We opened the doors and stepped into a warm mass of body heat and mumblings. The jitters were back. I had no idea where to go, what to do, or who to look at. With a quick glance, I could already see that the seats that I had hoped for had been long since taken. People were standing everywhere. Some in corners, leaning against walls, sitting on the steps, I even saw one guy sitting cross-legged under a table. (He had the right idea.) More of them were pouring in and jamming up behind us, so I had to make a move.
We started for the steps. Why not? I didn’t know what to do in this part of the building, I probably wouldn’t know what to do in the upper part of the building, but I damn well knew how to walk up some stairs. Gotta stick to what we know. I took the lead and shouldered us through the crowd, shuffling and tiptoeing past all different sorts of people. A melting pot of literary junkies just here for the show.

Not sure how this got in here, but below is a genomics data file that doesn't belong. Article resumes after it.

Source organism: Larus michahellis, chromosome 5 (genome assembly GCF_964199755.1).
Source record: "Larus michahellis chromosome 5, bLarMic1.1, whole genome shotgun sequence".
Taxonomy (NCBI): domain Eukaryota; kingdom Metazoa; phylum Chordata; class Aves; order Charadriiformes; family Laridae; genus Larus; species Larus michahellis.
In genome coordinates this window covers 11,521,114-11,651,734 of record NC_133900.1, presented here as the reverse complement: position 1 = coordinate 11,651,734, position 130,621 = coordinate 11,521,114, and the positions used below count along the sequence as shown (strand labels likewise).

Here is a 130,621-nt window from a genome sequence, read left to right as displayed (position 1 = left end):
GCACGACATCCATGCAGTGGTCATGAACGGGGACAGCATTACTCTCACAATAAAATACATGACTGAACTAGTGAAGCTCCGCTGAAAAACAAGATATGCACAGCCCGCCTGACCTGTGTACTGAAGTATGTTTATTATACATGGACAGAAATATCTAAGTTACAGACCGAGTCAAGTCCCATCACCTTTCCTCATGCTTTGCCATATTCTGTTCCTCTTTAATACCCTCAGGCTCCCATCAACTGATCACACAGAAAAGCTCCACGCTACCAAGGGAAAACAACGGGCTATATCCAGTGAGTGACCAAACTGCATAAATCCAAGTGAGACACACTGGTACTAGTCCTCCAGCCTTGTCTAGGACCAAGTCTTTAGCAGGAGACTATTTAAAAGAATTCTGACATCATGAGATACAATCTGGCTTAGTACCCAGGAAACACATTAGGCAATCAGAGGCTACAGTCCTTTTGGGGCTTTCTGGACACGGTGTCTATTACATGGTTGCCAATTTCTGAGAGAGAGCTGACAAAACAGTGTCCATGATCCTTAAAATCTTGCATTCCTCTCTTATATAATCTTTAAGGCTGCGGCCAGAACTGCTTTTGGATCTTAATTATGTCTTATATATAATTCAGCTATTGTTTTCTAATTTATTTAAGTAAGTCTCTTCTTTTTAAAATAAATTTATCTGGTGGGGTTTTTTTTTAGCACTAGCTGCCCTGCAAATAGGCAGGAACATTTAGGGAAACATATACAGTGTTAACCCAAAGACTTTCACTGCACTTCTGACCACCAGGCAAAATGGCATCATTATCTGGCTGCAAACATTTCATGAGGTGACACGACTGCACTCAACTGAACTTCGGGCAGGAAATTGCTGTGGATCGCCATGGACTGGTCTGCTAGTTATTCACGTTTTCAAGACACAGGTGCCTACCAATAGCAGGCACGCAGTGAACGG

Once we made our way up the steps things were a little calmer. I could handle this but was still a tad bit uncomfortable. That’s just how I am, I reckon. Naturally, I scanned the room for something, anything familiar to help calm my racing thoughts. Bingo! I saw it. The “refreshments” table standing proud in the corner. The large bottles of red wine atop it were calling my name. As if they’d expected me all along.